Suddenly it was as if a great door had blown wide open, the darkness yawned, and everything was filled with wet, flying snow.

This time it didn’t come from above, it darted along the ground, it was howling and shoving like a living thing… Time and all the world were lost. Everything he could feel and look at had blown away, and only a bewitched whirl of damp and dancing darkness was left. Any sensible person could have told him that this was the very moment when the long spring was born.

But there didn’t happen to be any sensible person on the shore, but only a confused Moomin crawling on all fours against the wind, in a totally wrong direction. He crawled and crawled, and the snow bunged up his eyes and formed a little drift on his nose.

A different kind of storm begins to rage in Moomintroll himself — that great and despairing fury with which we shake our fists at the sky when life doesn’t go our way; that defiant resistance with which we tense against what happens to us, taking it so very personally and refusing to surrender to the impersonal twists of a universe driven by chance and chaos. Jansson captures this inner tumult with exquisite elegance:

Moomintroll became more and more convinced that this was a trick the winter had decided to play on him, with the intention of showing him simply that he couldn’t stand it.

First it had taken him in by its beautiful curtain of slowly falling flakes, and then it threw all the beautiful snow in his face at the very moment he believed that he had started to like winter.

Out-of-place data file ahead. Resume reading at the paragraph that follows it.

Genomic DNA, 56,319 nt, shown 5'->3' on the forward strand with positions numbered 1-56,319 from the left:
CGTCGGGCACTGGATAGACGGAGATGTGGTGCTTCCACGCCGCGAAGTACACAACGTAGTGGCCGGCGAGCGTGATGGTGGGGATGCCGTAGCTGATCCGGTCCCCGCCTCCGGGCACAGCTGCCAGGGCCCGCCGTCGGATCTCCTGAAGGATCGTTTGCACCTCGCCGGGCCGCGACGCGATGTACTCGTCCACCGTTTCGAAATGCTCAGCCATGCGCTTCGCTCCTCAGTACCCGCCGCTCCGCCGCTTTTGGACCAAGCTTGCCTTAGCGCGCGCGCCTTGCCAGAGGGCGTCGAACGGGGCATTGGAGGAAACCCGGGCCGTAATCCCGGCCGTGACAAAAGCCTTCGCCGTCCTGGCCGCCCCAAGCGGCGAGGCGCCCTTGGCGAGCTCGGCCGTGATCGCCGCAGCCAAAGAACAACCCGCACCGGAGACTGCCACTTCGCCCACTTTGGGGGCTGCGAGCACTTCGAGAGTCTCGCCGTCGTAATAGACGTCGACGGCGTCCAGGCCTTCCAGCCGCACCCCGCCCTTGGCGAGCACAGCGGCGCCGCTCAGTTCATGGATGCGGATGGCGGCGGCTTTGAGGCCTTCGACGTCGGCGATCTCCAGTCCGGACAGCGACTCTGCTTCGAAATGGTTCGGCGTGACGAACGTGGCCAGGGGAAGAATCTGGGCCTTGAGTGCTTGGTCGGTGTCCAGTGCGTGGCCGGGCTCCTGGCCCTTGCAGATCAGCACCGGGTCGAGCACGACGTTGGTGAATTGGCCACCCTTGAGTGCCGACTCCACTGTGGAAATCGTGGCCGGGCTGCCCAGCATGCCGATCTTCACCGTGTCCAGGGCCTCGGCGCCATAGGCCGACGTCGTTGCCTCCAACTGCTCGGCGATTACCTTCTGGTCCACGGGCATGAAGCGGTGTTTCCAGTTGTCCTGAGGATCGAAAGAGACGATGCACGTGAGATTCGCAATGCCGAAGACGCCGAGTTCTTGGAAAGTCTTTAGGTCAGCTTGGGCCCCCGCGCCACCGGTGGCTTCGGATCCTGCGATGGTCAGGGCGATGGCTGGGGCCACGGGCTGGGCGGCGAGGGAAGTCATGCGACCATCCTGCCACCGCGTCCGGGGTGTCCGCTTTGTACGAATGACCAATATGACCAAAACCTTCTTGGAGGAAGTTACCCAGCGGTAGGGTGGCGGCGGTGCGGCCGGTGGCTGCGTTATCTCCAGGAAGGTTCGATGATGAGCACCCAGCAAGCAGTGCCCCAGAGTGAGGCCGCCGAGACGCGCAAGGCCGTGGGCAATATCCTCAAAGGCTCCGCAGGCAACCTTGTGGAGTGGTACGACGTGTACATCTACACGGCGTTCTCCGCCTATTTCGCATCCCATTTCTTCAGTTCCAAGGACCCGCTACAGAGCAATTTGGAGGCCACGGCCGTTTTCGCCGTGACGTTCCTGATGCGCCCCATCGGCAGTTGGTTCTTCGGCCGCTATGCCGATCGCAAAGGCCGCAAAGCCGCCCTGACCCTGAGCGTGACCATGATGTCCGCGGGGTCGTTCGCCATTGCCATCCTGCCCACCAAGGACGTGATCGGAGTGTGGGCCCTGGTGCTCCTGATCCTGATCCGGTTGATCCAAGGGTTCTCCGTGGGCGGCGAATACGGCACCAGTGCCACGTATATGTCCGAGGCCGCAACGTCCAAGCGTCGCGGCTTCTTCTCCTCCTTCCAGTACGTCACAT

By and by Moomintroll became angry.

He straightened up and tried to shout at the gale. He hit out against the snow and also whimpered a little, as there was nobody to hear him.

And then, when his inner fury reaches its absolute crescendo and yet proves itself absolutely futile in abating the storm, Moomintroll does something radical — something that is always our only option in the face of that which we cannot change or control, not so much a choice as a last reflex: He surrenders. And, in Jansson’s story as in life itself, this becomes his moment of self-transcendence — “the paradox of active surrender”:

He turned his back to the blizzard and stopped fighting it.

Not until then did Moomintroll notice that the wind felt warm. It carried him along into the whirling snow, it made him feel light and almost like flying.

“I’m nothing but air and wind, I’m part of the blizzard,” Moomintroll thought and let himself go. “It’s almost like last summer. You first fight the waves, then you turn around and ride the surf, sailing along like a cork among the little rainbows of the foam, and land laughing and just a little frightened in the sand.”

Moomintroll spread out his arms and flew… And the winter danced him all along the snowy shore, until he stumbled across the snowed-up landing stage and plowed his nose through a snowdrift.